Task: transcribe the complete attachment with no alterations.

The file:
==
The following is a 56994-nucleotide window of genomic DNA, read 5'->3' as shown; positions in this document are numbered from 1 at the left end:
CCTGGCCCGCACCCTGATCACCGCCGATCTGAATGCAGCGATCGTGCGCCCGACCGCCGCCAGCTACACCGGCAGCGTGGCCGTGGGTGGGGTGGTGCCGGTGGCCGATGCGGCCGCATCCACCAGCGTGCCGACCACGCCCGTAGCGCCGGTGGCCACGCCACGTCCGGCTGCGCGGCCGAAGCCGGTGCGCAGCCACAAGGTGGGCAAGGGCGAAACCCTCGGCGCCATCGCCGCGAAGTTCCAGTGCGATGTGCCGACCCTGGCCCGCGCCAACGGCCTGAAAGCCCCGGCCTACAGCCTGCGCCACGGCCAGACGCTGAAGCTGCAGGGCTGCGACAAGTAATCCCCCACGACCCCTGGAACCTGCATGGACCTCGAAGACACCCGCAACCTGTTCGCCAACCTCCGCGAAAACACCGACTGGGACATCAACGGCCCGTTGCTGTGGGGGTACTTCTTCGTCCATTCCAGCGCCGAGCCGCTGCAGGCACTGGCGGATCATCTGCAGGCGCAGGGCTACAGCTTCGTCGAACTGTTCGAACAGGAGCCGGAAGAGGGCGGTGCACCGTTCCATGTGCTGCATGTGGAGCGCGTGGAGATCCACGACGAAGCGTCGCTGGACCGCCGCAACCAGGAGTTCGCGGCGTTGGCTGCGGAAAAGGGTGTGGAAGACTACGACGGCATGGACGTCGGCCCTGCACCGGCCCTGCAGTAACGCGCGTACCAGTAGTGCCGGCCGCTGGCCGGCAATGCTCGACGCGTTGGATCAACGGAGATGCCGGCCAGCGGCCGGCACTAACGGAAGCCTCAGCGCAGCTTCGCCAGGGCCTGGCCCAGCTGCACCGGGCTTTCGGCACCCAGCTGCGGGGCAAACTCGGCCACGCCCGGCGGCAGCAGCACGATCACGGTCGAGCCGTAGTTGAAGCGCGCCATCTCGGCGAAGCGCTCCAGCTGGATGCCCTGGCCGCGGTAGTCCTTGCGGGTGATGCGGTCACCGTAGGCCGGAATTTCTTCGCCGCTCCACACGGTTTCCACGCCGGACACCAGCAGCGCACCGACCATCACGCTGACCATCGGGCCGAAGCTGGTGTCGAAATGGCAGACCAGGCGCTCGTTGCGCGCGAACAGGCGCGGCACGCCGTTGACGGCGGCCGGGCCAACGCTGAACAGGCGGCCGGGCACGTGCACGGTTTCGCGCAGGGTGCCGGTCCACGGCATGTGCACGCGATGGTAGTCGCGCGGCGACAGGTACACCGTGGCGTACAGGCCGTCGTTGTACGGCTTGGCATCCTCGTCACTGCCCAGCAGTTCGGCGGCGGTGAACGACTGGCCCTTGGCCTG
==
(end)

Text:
The following is a 56994-nucleotide window of genomic DNA, read 5'->3' as shown; positions in this document are numbered from 1 at the left end:
CCTGGCCCGCACCCTGATCACCGCCGATCTGAATGCAGCGATCGTGCGCCCGACCGCCGCCAGCTACACCGGCAGCGTGGCCGTGGGTGGGGTGGTGCCGGTGGCCGATGCGGCCGCATCCACCAGCGTGCCGACCACGCCCGTAGCGCCGGTGGCCACGCCACGTCCGGCTGCGCGGCCGAAGCCGGTGCGCAGCCACAAGGTGGGCAAGGGCGAAACCCTCGGCGCCATCGCCGCGAAGTTCCAGTGCGATGTGCCGACCCTGGCCCGCGCCAACGGCCTGAAAGCCCCGGCCTACAGCCTGCGCCACGGCCAGACGCTGAAGCTGCAGGGCTGCGACAAGTAATCCCCCACGACCCCTGGAACCTGCATGGACCTCGAAGACACCCGCAACCTGTTCGCCAACCTCCGCGAAAACACCGACTGGGACATCAACGGCCCGTTGCTGTGGGGGTACTTCTTCGTCCATTCCAGCGCCGAGCCGCTGCAGGCACTGGCGGATCATCTGCAGGCGCAGGGCTACAGCTTCGTCGAACTGTTCGAACAGGAGCCGGAAGAGGGCGGTGCACCGTTCCATGTGCTGCATGTGGAGCGCGTGGAGATCCACGACGAAGCGTCGCTGGACCGCCGCAACCAGGAGTTCGCGGCGTTGGCTGCGGAAAAGGGTGTGGAAGACTACGACGGCATGGACGTCGGCCCTGCACCGGCCCTGCAGTAACGCGCGTACCAGTAGTGCCGGCCGCTGGCCGGCAATGCTCGACGCGTTGGATCAACGGAGATGCCGGCCAGCGGCCGGCACTAACGGAAGCCTCAGCGCAGCTTCGCCAGGGCCTGGCCCAGCTGCACCGGGCTTTCGGCACCCAGCTGCGGGGCAAACTCGGCCACGCCCGGCGGCAGCAGCACGATCACGGTCGAGCCGTAGTTGAAGCGCGCCATCTCGGCGAAGCGCTCCAGCTGGATGCCCTGGCCGCGGTAGTCCTTGCGGGTGATGCGGTCACCGTAGGCCGGAATTTCTTCGCCGCTCCACACGGTTTCCACGCCGGACACCAGCAGCGCACCGACCATCACGCTGACCATCGGGCCGAAGCTGGTGTCGAAATGGCAGACCAGGCGCTCGTTGCGCGCGAACAGGCGCGGCACGCCGTTGACGGCGGCCGGGCCAACGCTGAACAGGCGGCCGGGCACGTGCACGGTTTCGCGCAGGGTGCCGGTCCACGGCATGTGCACGCGATGGTAGTCGCGCGGCGACAGGTACACCGTGGCGTACAGGCCGTCGTTGTACGGCTTGGCATCCTCGTCACTGCCCAGCAGTTCGGCGGCGGTGAACGACTGGCCCTTGGCCTG